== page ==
4 Things To Know About Cosmetic Veneers

If you have been considering visiting a cosmetic dentist to help improve the appearance of your smile, you may, at first, be overwhelmed with the many options that you have. You can choose from a number of things to correct your teeth, such as braces, crowns, dentures, veneers, and more. Here's what you should know about cosmetic veneers: Correct a Number of Issues:  One of the best things about cosmetic veneers is that they are very versatile. [Read More]

TMJ Causing You Problems? 3 Ways To Exercise The Pain Away

If you've been diagnosed with TMJ, or temporomandibular joint disorder, it's important that you follow the treatment your dentist has prescribed. There are also some simple exercises you can do that will reduce the pain and discomfort you experience as a result of the ailment. To maximum benefit, the following exercises should be done at least twice a week. Relax Your Jaw If your jaw always feels tight, it could be due to jaw clenching. [Read More]

3 Reasons To Choose Laminate Composite As A Material For Your Veneers

When it comes to dental veneers, there are two primary material choices that you will have to choose between if you decide to go through with the procedure: porcelain and laminate composite. Laminate composite veneers offer an affordable and convenient solution that many patients choose to correct cosmetic dental issues. Laminate composite veneers are created when a resin is shaped right onto the teeth so that chips or gaps between the teeth immediately disappear. [Read More]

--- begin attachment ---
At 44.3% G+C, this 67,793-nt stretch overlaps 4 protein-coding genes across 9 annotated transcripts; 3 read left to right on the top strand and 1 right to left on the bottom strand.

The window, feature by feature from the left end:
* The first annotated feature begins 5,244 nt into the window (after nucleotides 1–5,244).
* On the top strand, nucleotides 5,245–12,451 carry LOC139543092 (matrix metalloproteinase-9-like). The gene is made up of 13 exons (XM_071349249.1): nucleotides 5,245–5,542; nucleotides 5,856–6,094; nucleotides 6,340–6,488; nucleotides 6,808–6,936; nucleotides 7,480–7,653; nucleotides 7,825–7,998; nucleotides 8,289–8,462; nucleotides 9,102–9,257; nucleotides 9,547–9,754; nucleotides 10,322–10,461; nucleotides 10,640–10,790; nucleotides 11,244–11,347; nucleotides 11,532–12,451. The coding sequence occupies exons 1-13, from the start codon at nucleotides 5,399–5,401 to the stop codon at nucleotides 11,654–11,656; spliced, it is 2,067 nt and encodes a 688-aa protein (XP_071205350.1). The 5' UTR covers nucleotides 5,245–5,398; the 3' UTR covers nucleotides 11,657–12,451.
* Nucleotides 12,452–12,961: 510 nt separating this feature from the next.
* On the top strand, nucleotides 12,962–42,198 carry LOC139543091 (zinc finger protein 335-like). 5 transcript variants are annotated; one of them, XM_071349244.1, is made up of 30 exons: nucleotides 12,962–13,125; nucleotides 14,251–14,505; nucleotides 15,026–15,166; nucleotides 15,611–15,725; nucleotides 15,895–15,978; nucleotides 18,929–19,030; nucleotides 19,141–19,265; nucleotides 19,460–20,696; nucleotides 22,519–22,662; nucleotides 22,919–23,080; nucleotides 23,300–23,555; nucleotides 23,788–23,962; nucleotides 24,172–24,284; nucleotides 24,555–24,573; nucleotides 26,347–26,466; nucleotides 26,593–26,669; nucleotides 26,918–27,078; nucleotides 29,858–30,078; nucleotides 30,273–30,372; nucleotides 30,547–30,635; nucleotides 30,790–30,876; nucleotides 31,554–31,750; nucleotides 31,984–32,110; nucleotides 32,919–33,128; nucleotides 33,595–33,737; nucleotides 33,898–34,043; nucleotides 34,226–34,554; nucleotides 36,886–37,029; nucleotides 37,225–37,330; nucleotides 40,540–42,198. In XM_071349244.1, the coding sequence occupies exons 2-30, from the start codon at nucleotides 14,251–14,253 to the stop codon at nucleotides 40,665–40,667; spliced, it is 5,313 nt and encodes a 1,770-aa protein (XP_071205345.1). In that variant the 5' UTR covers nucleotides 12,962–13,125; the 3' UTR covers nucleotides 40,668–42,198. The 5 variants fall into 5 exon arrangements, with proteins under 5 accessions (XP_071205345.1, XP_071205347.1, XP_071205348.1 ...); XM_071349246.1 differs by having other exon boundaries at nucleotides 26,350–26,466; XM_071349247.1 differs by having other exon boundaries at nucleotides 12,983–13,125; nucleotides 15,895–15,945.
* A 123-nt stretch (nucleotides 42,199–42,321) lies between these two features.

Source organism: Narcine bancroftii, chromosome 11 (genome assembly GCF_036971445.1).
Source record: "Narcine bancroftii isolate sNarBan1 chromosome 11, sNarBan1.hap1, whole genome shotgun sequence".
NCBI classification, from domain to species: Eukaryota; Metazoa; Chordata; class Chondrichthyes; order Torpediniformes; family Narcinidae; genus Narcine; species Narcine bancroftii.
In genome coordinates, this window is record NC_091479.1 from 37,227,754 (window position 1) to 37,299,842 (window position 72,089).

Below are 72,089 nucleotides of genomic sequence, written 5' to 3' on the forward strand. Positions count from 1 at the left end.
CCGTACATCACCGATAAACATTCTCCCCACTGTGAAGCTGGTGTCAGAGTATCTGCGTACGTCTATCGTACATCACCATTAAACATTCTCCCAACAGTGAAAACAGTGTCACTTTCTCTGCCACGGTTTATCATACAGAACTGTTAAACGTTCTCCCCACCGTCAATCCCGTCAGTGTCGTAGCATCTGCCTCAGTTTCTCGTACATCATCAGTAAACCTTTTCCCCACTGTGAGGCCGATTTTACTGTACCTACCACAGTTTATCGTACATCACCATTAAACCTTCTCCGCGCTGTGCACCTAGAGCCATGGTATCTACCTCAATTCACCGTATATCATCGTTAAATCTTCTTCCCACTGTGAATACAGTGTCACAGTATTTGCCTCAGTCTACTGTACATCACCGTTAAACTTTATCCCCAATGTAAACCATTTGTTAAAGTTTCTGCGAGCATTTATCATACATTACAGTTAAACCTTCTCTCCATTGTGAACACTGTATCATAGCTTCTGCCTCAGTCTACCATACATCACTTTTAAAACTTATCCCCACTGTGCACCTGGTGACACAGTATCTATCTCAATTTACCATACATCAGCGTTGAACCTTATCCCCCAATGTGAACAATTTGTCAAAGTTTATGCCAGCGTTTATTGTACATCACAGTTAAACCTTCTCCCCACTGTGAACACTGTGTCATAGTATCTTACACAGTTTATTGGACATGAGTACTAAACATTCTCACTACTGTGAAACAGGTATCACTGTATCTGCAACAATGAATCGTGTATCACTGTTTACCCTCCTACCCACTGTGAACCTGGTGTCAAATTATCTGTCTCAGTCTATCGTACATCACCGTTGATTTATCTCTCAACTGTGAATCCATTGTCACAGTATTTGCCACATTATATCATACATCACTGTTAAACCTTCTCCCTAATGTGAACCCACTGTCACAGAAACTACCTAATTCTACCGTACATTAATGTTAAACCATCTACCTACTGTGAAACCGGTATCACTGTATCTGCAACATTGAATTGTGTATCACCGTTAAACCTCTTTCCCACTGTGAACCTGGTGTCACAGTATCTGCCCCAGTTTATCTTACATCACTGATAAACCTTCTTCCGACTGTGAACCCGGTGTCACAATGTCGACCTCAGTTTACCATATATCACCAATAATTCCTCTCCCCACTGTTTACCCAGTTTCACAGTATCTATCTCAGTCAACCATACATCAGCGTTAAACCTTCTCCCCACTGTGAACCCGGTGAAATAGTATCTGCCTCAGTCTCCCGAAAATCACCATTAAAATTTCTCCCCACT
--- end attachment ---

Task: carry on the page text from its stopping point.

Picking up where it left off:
3 Ways That Bulimia Affects Your Oral Health

Bulimia is an illness characterized by a cycle of binging on high-calorie foods and then purging them, sometimes by vomiting. This illness can lead to serious health complications throughout your body, including within your mouth. Here are three ways that bulimia affects your oral health. Tooth erosion Tooth erosion occurs when the enamel, the hard material on the outside of your teeth, is worn away by acids. When you vomit, your teeth are exposed to your highly-acidic stomach contents, and over time, the acids will eat away at your enamel. [Read More]